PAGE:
Tuesday, March 14, 2017

New music: R. Stevie Moore & Jason Falkner, The Shins, Cindy Lee Berryhill, Guy Clark

Potent songwriting is at the heart of four noteworthy new collections released in early March.

Artists: R. Stevie Moore and Jason Falkner
Title: Make It Be (Lost Colony Music & Bar/None Records)
You might like if you enjoy: XTC, Beck, Jellyfish
Tell me more: It is hard to think of a recent collaboration as interesting, eclectic and ambitious as the new Make It Be from indie hero R. Stevie Moore and singer-songwriter/guitarist Jason Falkner. The perfect mix of brilliant original songwriting, experimental spoken word pieces and several beautiful instrumental guitar interludes captivate across the fast-paced 18-track collection that is as accessible as it is groundbreaking. Those who love traditional power pop-styled songs featuring shimmering harmonies will find themselves immersed in the sonics of "Another Day Slips Away," "I Love Us, We Love Me" and "Sincero Amore," as well as the lush "Horror Show." Driving garage rock is given its glory on the art damage rocker "Stamps" while the psychedelic folk song "Play Myself Some Music" and experimental piano-meets-electronica foray "Passed Away Today" are late album highlights. There is also a just-for-fun take on Huey Smith & the Clowns' rollicking 1958 single "Don't You Just Know It." Across the disc, the wide-ranging talents of Moore and Falkner as vocalists and musicians dazzle bright. Information: bar-none.com.

Artist: The Shins
Title: Heartworms (Columbia)
You might like if you enjoy: The Shins, Broken Bells
Tell me more: The Shins are back with their fifth studio album (and first since 2012's outstanding Port of Morrow). The newly-released Heartworms finds singer-songwriter James Mercer and company building on an established sound that is a hybrid of indie rock, dream pop and '80s-styled synth pop. Romantic dreams are celebrated via the electronica Erasure-flavored "Cherry Hearts," while the Shins somehow fuse authentic Americana into their sonic brew via the magical "Mildenhall." The magnificent "Rubber Ballaz" and propulsive "Half A Million" are bolstered by dance floor-worthy rhythms without sacrificing lyrical and melodic elegance. "So Now What" finds Mercer's high-reaching tenor perfectly positioned against a symphonic expanse where he sings of painful new beginnings as a long-term relationship ends. Information: theshins.com.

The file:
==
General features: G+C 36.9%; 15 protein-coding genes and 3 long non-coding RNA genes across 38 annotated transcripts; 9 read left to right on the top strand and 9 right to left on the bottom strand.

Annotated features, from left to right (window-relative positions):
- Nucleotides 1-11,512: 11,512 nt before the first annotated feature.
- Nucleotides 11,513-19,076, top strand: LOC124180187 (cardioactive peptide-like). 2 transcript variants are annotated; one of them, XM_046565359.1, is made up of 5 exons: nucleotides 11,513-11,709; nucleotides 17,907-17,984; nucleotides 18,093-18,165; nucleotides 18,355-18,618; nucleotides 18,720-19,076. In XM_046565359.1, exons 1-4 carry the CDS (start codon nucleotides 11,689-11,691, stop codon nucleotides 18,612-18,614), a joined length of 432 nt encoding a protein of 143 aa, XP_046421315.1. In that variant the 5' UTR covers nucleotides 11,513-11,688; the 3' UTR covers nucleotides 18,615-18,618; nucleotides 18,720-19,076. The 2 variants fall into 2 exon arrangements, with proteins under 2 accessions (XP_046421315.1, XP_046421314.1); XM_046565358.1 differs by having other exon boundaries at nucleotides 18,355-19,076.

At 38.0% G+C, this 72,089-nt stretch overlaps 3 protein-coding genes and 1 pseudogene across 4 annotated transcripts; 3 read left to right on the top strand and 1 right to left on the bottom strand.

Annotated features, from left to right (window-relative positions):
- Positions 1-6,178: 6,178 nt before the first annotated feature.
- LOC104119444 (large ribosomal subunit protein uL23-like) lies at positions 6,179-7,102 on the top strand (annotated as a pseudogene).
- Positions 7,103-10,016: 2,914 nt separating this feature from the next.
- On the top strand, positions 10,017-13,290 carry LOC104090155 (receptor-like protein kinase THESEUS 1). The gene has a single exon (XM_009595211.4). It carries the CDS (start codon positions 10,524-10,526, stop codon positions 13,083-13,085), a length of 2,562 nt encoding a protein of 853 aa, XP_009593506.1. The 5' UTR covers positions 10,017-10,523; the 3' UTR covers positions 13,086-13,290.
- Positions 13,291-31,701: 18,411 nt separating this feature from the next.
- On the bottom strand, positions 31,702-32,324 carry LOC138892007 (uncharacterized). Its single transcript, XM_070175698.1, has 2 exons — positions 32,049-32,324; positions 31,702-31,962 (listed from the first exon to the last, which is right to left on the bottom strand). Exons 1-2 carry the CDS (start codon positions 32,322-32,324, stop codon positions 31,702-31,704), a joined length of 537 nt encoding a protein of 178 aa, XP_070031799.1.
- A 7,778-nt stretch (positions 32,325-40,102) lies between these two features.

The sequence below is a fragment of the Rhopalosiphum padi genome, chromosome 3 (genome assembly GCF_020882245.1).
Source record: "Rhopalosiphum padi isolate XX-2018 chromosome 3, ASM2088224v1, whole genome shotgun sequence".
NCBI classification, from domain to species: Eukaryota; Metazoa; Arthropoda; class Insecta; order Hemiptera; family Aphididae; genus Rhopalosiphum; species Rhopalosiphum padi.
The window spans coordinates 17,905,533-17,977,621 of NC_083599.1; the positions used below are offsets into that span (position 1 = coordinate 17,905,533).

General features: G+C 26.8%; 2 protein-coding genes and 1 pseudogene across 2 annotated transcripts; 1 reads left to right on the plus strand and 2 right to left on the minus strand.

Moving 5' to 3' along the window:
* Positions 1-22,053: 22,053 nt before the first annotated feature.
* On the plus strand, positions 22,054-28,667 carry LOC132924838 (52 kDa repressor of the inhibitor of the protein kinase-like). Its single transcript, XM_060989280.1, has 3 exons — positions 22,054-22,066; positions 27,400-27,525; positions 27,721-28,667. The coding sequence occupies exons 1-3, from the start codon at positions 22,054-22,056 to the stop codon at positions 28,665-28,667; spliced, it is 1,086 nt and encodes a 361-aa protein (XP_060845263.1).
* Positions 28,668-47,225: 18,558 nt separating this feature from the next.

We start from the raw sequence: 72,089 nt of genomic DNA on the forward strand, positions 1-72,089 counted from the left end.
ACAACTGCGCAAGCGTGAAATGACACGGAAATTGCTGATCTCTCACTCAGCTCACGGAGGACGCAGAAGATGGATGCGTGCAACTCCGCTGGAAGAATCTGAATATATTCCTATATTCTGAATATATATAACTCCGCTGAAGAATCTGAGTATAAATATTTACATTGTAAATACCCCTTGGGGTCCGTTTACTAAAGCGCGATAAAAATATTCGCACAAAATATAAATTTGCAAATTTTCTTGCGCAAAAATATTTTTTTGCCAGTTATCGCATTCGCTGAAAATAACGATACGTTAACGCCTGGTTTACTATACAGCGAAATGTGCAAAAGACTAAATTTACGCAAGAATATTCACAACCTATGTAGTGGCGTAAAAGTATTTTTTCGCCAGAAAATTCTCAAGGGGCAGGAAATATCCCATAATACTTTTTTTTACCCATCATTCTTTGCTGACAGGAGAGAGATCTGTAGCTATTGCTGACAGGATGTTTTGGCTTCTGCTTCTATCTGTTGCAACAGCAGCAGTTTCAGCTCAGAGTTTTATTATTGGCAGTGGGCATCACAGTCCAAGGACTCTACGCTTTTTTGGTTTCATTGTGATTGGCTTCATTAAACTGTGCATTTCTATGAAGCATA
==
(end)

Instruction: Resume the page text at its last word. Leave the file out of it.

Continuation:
Artist: Cindy Lee Berryhill
Title: The Adventurist (Omnivore Recordings)
You might like if you enjoy: Kerry Getz, Emmylou Harris, Cindy Lee Berryhill
Tell me more: Cindy Lee Berryhill's welcome return The Adventurist is an amazing listen to be sure. The songs here resonate powerfully, part of a song cycle for Berryhill's late husband Paul Williams whose traumatic brain injury ultimately led to a number of medical challenges including dementia; he died in March 2013. Berryhill began writing the first of the songs that appear on The Adventurist in 2011, and her ability to share the most intimate of emotions is at the heart of The Adventurist. The joys and challenges of deep love and loss are articulated with beauty, a touch of humor and uncommon depth at every turn by Berryhill, whose songs are lavishly enhanced by a talented group of players who add cello, vibraphone, violin, glockenspiel and many more voices across the 14-track journey. The soundscape used by Berryhill to paint her musical portrait runs from indie rock ("American Cinematography") and baroque pop ("Somebody's Angel," "Thanks Again") to dream pop ("Gravity Falls") and indie low-fi rock ("Deep Sea Fishing"). Information: omnivorerecordings.com.

Artist: Guy Clark
Title: The Best of the Dualtone Years (Dualtone Records)
You might like if you enjoy: Guy Clark, Kris Kristofferson, Merle Haggard
Tell me more: Acclaimed singer-songwriter Guy Clark, who died on May 17, 2016, is celebrated on the essential The Best of the Dualtone Years. The two-disc set is comprised of stellar material from his final three studio albums, his 2011 live set Songs and Stories, along with three previously-unreleased songs offered up as intimate demo recordings. The complete 19-track collection is gold, filled with Clark's insightful and descriptive lyrics sang with a lived-in-the-world baritone. Against a rich musical backdrop as rich and vast as his native Texas, the range of Americana-styled nuggets includes the sumptuous "Rain In Durango," magical musical tale "The Guitar," the ultimate tale of escape ("L.A. Freeway"), and the romance-themed acoustic ballad "My Favorite Picture of You." Information: dualtone.com.

Robert Kinsler

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